So one thing to get used to on buses, is that nothing is done on your own time. The bus driver has complete say, dictatorship on when we can pee, when we can eat (a hot meal anyway), and well …when we can pee again. This isn’t that big of a deal for short rides, but for medium rides that turn into epic-long rides, this can be an issue. Especially when we’re traveling into higher elevations and we know it’s important to drink LOTS of water to help acclimate to the altitude.
World's Quickest Lunch
On this first ride to Kangding, I think we had one of the world’s quickest lunches….and I wasn’t so prepared. We stopped at one of the many roadside restaurants and Szu-ting quickly ordered a bunch of delicious dishes for us. (There are MANY of these restaurants with 1-3 women and men at each awaiting, big-eyed and hopeful as many buses pass by. They all have lots of fresh veggies ready for a busload of hungry people to come pouring out and hurriedly order several dishes for them and their fellow friends/passengers, and they all have huge almost barrel-sized containers of freshly cooked white rice – the Chinese are always prepared to eat well! :) – If you come to China, really no need to bring ANY American snacks; there are sooooooo many Yummy things to eat, most of which are healthy, fresh and fast). Dave, Szu-ting’s partner and our other trip leader and amazing photographer/videographer, had the right idea and went to use the bathroom first and then eat. I, on the other hand, took my time eating our delicious food and got up half way to use the bathroom. I was walking back and looking for my bowl of rice (which was no where to be found in just a few short minutes), when….HONK, HONK!!!! I almost jumped out of my pants it was so loud! What is that?!! Oh, I looked up and it was our bus driver honking at me to hurry up and get on the bus!!! Yikes! How did everyone finish eating and get on there so fast?!
A 'Tragic' Yet Hilarious Incident
So our hurried, yet impressively slow journey continued…and there was one incident that Annie and I keep laughing about. On these mountain roads, an immense amount of road construction is happening. This means that several sections of roads are being torn up, leaving only a small, one-lane passageway for ALL buses, cars, construction trucks, army trucks, gasoline trucks and little “mianbao” “loaf-of-bread” cars going in both directions to pass by! And sometimes, this one-lane passage way is closed all together for an indefinite amount of time while workers are fixing the road. These waits can be 1-2+ hours. Well, at one time we came up to such a place where the road passage was blocked off for construction. For a little background info, we had just been barreling up a twisty mountain road and our driver proudly and valiantly had just passed up about 7-9 large, very slow trucks. This is no small feet on these little, windy two-lane mountain roads!....So here we are, stopped at this road block. Figuring this could be a while, our driver sighed and opened the door, saying we could get off and pee and/or stretch…but to stay close by….Well, just as a few people had gotten off the bus, the construction workers opened up the gate for this one-lane road and were waving for us and the cars around us to come on through. Oh to see the utter panic and horror on our driver’s face as all the big trucks and cars he had just worked so hard to pass, were now quickly passing him up!! He frantically tried to gather up our fellow passengers, shouting, “Kuai lai! Kuai lai! Oh hao duo chezi!!! Hao duo chezi!!!!!!” “Quickly, Quickly!!! Oh no, all these cars! All these cars!!!” Oh I certainly empathized with him….yet also keep laughing about this!! :)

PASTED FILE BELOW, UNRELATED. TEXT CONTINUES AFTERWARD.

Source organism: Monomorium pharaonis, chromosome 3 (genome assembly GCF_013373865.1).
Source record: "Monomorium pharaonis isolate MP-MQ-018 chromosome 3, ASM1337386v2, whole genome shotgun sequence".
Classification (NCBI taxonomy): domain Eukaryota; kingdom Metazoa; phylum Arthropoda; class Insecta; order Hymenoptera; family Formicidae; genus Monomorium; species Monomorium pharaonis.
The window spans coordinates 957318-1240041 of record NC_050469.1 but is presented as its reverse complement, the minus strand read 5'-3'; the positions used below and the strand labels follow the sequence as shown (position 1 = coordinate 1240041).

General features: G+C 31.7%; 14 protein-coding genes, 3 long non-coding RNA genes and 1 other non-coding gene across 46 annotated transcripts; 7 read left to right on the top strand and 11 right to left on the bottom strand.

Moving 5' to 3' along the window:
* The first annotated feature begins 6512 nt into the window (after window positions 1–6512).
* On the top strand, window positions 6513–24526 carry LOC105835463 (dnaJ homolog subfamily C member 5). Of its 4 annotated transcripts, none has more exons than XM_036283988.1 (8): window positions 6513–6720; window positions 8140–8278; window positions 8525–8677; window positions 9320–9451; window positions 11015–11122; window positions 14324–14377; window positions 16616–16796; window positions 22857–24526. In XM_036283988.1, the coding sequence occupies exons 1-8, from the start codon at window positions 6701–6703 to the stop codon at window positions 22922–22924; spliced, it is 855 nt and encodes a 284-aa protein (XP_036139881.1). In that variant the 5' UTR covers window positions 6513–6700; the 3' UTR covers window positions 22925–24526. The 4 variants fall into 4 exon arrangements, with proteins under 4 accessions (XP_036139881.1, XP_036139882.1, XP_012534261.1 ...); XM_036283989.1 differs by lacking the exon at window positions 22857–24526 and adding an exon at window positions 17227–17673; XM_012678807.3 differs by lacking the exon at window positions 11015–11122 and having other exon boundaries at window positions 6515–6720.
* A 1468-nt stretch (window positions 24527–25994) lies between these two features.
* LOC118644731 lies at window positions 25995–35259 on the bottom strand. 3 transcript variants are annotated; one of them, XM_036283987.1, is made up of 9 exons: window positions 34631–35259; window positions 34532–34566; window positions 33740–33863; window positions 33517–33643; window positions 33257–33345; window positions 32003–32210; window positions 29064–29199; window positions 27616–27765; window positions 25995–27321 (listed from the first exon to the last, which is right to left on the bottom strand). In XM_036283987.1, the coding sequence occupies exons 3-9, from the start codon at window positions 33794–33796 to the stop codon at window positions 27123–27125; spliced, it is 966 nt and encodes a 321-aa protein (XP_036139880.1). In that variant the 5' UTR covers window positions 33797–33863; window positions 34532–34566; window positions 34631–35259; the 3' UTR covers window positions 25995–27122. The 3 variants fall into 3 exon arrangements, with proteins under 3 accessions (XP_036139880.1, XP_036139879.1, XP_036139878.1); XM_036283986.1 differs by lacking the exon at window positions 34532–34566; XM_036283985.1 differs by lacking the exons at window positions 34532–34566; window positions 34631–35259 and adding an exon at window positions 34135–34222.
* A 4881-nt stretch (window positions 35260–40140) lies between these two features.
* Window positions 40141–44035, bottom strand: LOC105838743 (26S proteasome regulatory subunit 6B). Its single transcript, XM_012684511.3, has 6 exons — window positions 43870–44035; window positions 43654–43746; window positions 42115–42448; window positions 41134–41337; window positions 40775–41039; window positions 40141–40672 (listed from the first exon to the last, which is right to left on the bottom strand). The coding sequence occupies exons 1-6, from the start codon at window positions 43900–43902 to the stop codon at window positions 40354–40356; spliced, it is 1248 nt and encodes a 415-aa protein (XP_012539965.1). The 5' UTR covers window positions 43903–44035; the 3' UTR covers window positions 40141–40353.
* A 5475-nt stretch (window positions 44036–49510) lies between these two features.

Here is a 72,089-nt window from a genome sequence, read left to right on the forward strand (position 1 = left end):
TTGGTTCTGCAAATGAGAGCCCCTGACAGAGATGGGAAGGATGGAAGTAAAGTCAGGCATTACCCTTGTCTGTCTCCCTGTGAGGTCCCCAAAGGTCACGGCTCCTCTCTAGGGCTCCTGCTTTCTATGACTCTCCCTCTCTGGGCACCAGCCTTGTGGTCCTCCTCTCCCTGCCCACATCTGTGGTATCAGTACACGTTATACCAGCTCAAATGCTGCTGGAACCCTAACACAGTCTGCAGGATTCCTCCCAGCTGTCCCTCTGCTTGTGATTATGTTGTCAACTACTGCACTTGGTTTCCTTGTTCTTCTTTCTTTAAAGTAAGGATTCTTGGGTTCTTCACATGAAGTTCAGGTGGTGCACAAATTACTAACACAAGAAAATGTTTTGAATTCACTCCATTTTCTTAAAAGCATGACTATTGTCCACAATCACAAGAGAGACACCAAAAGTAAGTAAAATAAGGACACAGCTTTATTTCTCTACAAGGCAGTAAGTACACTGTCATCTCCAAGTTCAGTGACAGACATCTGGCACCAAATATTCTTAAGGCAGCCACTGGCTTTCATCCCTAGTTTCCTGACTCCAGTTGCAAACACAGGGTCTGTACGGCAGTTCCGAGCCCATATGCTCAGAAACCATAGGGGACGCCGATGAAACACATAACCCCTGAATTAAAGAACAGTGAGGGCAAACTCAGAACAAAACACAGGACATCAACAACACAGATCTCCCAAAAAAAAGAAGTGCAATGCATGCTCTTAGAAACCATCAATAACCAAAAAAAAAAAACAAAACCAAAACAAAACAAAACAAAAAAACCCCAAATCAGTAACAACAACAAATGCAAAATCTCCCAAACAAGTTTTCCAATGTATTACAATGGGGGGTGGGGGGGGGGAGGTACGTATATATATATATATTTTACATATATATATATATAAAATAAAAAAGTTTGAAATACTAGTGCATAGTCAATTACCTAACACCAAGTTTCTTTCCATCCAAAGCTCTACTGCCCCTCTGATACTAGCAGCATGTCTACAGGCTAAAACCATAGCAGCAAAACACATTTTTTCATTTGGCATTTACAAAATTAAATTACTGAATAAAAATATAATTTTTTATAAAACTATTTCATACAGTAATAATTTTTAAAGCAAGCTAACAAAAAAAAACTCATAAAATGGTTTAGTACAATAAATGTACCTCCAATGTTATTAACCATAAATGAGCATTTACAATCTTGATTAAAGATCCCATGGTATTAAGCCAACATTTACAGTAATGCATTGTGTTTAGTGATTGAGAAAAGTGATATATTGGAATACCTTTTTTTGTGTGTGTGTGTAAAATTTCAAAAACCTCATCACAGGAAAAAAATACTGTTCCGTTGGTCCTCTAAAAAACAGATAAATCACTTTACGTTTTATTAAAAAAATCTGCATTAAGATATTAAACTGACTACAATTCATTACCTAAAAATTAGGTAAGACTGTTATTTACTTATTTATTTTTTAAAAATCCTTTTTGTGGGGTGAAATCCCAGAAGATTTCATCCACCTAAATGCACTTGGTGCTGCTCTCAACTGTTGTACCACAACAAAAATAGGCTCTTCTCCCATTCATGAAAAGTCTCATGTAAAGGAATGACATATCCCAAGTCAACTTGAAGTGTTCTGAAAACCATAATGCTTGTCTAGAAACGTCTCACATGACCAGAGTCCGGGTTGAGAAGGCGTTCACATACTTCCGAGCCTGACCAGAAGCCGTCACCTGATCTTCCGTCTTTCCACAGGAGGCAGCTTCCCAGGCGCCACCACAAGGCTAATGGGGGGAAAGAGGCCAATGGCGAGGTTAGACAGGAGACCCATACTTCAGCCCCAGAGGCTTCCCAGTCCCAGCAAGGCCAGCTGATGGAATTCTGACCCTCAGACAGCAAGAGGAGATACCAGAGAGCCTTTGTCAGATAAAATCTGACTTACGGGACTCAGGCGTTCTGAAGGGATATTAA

A Tall Monk's Blessing
So I could say more about this first bus trip to Kangding,….but it really pales in comparison to our next bus ride from Kangding to the remote Tibetan city of Litang. I can reflect on and write about it now….yet at the time, I feared whether I’d have the privilege to be sitting here now in the quaint, ancient town of Shuhe in Yunnan to write about it! What was to be a 7-hour trip, turned into a grueling 14 hours. Our day started with waking up at 4:30 a.m. hearing the pouring rain coming down on our rooftop. Not knowing what kind of roads we’d be traveling on, I had no idea what rain could mean for our trip, besides getting a little wet on walk to the bus station at 6 a.m. One thing I did notice right away, though, is that the very tall monk I had seen in town the day before was also at the bus station and riding on our bus. I took that as a good omen and reminded myself of it many times that day.
So we quickly started ascending up the mountain roads in the early morning darkness, and it quickly got very cold. It started snowing and the snow came down hard and fast. Hmmm…was this normal for September, I wondered? Were we really just sweating in Chengdu two days ago? I’m glad I really had no idea what we were in for on that day…We climbed higher and as the morning light got brighter, I saw we were way up in the mountains, with shear drops of 1,000s of feet off the side of the road. Snow flew into the windshield, was covering the ground and trees…and all I could see was a white abyss below – with the combination of snow and fog. Yet our driver (bless him) at this point seemed more interested in and occupied with passing up the huge, slow military and construction trucks on the road. “What?! You’ve got to be kidding,” I exclaimed in my head and out loud to Annie (who was sitting next to me by the window). This is a muddy, windy road with huge potholes and a shear, vast drop. This was no time to be passing cars, let alone huge truck when we ourselves weren’t too slim being a big, bumbling bus!! As our driver pulled out to pass one of these trucks, Annie let out a squeal and buried her head in my shoulder saying there was absolutely no shoulder; she couldn’t look; it was too scary! I looked around me, though, and the amazing thing is ….some people were sleeping!!! Again, what?! Amazing! :) Also some people seemed perfectly calm. I leaned over to one young man and tentatively asked….”Ah…zhege zhengchang ma?” – “Ah..is this normal?” (the weather and road conditions)? And he said, “oh yes, sometimes it’s much worse.” What?! Again, one of my main solaces on this journey was our wonderful tall monk. He was sitting in the back (see pic below), and every now and then when things got particularly worrisome on our journey, he and his fellow Tibetan travelers would break out into prayer chants and smile :). Yay for Monks!! And I have to say, I decreed practicely non-stop this whole day!!